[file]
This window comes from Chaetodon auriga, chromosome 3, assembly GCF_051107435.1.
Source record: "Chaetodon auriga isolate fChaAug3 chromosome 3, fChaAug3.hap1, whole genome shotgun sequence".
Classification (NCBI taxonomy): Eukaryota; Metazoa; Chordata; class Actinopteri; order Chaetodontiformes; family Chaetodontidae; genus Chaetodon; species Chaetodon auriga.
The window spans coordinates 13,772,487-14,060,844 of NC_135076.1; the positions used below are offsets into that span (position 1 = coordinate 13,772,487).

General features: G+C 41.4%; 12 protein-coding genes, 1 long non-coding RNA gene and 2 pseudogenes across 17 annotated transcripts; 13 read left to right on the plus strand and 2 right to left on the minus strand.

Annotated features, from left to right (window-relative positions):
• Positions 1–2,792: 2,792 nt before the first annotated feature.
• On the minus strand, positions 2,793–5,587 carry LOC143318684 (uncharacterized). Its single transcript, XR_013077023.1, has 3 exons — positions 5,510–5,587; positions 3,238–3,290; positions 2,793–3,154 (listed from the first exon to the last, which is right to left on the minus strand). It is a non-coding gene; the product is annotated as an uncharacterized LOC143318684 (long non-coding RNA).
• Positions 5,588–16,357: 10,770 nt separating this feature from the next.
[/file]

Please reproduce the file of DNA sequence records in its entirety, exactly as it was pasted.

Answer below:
This window comes from Chaetodon auriga, chromosome 3, assembly GCF_051107435.1.
Source record: "Chaetodon auriga isolate fChaAug3 chromosome 3, fChaAug3.hap1, whole genome shotgun sequence".
Classification (NCBI taxonomy): Eukaryota; Metazoa; Chordata; class Actinopteri; order Chaetodontiformes; family Chaetodontidae; genus Chaetodon; species Chaetodon auriga.
The window spans coordinates 13,772,487-14,060,844 of NC_135076.1; the positions used below are offsets into that span (position 1 = coordinate 13,772,487).

General features: G+C 41.4%; 12 protein-coding genes, 1 long non-coding RNA gene and 2 pseudogenes across 17 annotated transcripts; 13 read left to right on the plus strand and 2 right to left on the minus strand.

Annotated features, from left to right (window-relative positions):
• Positions 1–2,792: 2,792 nt before the first annotated feature.
• On the minus strand, positions 2,793–5,587 carry LOC143318684 (uncharacterized). Its single transcript, XR_013077023.1, has 3 exons — positions 5,510–5,587; positions 3,238–3,290; positions 2,793–3,154 (listed from the first exon to the last, which is right to left on the minus strand). It is a non-coding gene; the product is annotated as an uncharacterized LOC143318684 (long non-coding RNA).
• Positions 5,588–16,357: 10,770 nt separating this feature from the next.